In the cases we reviewed, civic representative claims differ in terms of the connection between participation and representation and in their political relevance. When a CSO sets up an IT platform where citizens can report problems to their local municipality (see the case study “Járókelő – Hungary”), this activity can be translated into a representative claim about average citizens demanding greater digitalization and a more effective administration – a claim that reaches a larger audience than the actual number of users of the platform. Sometimes, those who are represented are directly involved in advocacy activities as clients (e.g. a marginalized group in the case of the community foundations, or of ULE in Hungary), while a CSO can represent a not-yet-existing group of potential users of a certain facility when it submits a project for funding to the local participatory budgeting process. Mission statements and strategic narratives of CSOs that are interpreted as representative claims always imply normative demands about citizens’ involvement and what the process of representation should look like. This is why top-down technocratic governance techniques often lack democratic potential despite their participatory practices. They leave no room for claim-making about the process of representation or its shortcomings, or the improvement of social factors that make democracy work. Thus representation – often through participatory or electoral schemes – is generated in a seemingly neutral and self-evident fashion, thereby providing information for decision makers “on demand.”

As a general rule, however, informal channels for interest representation are available. Yet the lack of publicity makes claim-making ineffective, since informal negotiations only allow for micro-level interventions, for instance by acting as a spokesperson for a particular group of residents. The force field in which civil society actually comes into existence is generated by continuous mutual reactions within the public discourse. With no such dialog around claims and participatory practices, there is less autonomy and independence for CSOs, and more arbitrary power of decision makers to coopt and, by using local media, hand-pick “worthies” as spokespersons. Local governments make constant efforts to formalize the channels of interest mediation by transforming them into quasi-private contracts controlled by bureaucratic rules, which allows them to mechanically aggregate social interests and express inherent identities instead of engaging in the process of competing representative claims. This poses a risk for civic advocacy and compromises its capacity for substantive partnerships. This deficiency can only be addressed through discursive embeddedness in a public debate that has the potential to appeal to the whole community of citizens.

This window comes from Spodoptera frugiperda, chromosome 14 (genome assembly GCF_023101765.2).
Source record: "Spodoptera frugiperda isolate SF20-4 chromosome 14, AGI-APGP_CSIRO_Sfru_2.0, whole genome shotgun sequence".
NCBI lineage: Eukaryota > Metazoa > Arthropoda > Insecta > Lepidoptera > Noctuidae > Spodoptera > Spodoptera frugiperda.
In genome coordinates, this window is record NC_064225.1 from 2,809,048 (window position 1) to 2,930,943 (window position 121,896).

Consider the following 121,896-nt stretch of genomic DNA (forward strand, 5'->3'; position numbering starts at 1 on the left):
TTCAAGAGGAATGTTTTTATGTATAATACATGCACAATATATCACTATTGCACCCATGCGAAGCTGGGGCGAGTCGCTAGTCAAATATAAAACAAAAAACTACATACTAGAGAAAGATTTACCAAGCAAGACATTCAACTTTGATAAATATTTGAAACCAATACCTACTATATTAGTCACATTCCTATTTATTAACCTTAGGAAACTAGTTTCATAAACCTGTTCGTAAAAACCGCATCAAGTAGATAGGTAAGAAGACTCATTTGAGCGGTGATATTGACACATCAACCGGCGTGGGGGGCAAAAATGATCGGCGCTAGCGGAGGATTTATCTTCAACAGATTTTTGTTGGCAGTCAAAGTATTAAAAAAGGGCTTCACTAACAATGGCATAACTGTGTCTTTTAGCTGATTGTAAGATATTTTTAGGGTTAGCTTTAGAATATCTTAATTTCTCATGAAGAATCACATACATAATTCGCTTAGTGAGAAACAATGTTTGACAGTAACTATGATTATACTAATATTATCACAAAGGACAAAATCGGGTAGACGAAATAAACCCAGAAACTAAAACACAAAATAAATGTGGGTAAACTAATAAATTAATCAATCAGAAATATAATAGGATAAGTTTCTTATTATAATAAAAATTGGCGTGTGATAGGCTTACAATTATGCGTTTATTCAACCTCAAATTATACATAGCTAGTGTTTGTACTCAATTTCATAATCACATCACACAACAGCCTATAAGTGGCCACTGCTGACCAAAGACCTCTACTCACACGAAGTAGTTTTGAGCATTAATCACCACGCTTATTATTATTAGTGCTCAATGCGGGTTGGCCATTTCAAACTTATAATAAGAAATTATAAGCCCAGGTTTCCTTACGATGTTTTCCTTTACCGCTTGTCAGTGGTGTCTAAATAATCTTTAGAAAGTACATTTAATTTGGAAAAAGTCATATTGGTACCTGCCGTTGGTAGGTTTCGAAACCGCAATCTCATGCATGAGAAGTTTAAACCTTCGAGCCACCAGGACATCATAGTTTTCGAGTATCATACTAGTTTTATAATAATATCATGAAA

To sum up, the key to collaborations that push back against the shrinking civic space lies in three interrelated elements: participation, representation and deliberation. First, CSOs play the functional role of creating ways to offer and facilitate effective participation. Then, they have to make a representative claim by linking this activity to universal values, in order to successfully articulate the transformative nature of their work. Lastly, these claims need to be activated through deliberative discourse by actively calling out the deficiencies of the public sphere. This second level of civic practice involves continuous communicative exchanges between the representatives and the represented, which establishes a new norm and a particular form of local culture within the public sphere. Generally, CSOs do not possess any irreplaceable resources or expert knowledge that would make them a valuable partner for the local authorities. This is why it is necessary to carefully craft a representative claim. In their advocacy efforts, local CSOs not only help citizens to participate actively, but – by putting at work their claims in the public sphere – they experiment with a vast array of democratic practices[3] to ground politics in a dynamic and reciprocal relationship of deliberation. This creates a second, systemic layer of political representation beyond appealing to the goodwill of council members and the mayor as representatives. If we see CSOs as contributing not only to the mobilization of social input into decision making, but also to the further development of democracy through representation and deliberation, we get a more complex picture of their functions and perspectives, and of how they become part and parcel of local politics.